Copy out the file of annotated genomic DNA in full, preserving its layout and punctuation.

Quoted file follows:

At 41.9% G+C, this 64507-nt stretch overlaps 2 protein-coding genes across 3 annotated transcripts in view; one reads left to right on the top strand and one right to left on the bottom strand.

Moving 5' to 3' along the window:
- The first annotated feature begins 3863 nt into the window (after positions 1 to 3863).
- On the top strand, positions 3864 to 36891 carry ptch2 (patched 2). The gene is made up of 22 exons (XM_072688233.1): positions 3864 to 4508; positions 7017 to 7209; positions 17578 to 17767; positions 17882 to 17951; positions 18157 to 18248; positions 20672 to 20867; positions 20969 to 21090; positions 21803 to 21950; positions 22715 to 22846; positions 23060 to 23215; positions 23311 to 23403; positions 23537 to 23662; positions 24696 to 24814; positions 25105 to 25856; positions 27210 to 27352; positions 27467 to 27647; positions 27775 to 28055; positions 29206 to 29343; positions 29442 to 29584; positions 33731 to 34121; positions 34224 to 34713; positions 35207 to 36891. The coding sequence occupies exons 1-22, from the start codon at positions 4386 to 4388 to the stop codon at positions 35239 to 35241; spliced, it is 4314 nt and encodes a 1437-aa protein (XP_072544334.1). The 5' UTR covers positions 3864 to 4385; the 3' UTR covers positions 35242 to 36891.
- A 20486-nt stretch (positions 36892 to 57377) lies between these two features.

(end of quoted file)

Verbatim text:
At 41.9% G+C, this 64507-nt stretch overlaps 2 protein-coding genes across 3 annotated transcripts in view; one reads left to right on the top strand and one right to left on the bottom strand.

Moving 5' to 3' along the window:
- The first annotated feature begins 3863 nt into the window (after positions 1 to 3863).
- On the top strand, positions 3864 to 36891 carry ptch2 (patched 2). The gene is made up of 22 exons (XM_072688233.1): positions 3864 to 4508; positions 7017 to 7209; positions 17578 to 17767; positions 17882 to 17951; positions 18157 to 18248; positions 20672 to 20867; positions 20969 to 21090; positions 21803 to 21950; positions 22715 to 22846; positions 23060 to 23215; positions 23311 to 23403; positions 23537 to 23662; positions 24696 to 24814; positions 25105 to 25856; positions 27210 to 27352; positions 27467 to 27647; positions 27775 to 28055; positions 29206 to 29343; positions 29442 to 29584; positions 33731 to 34121; positions 34224 to 34713; positions 35207 to 36891. The coding sequence occupies exons 1-22, from the start codon at positions 4386 to 4388 to the stop codon at positions 35239 to 35241; spliced, it is 4314 nt and encodes a 1437-aa protein (XP_072544334.1). The 5' UTR covers positions 3864 to 4385; the 3' UTR covers positions 35242 to 36891.
- A 20486-nt stretch (positions 36892 to 57377) lies between these two features.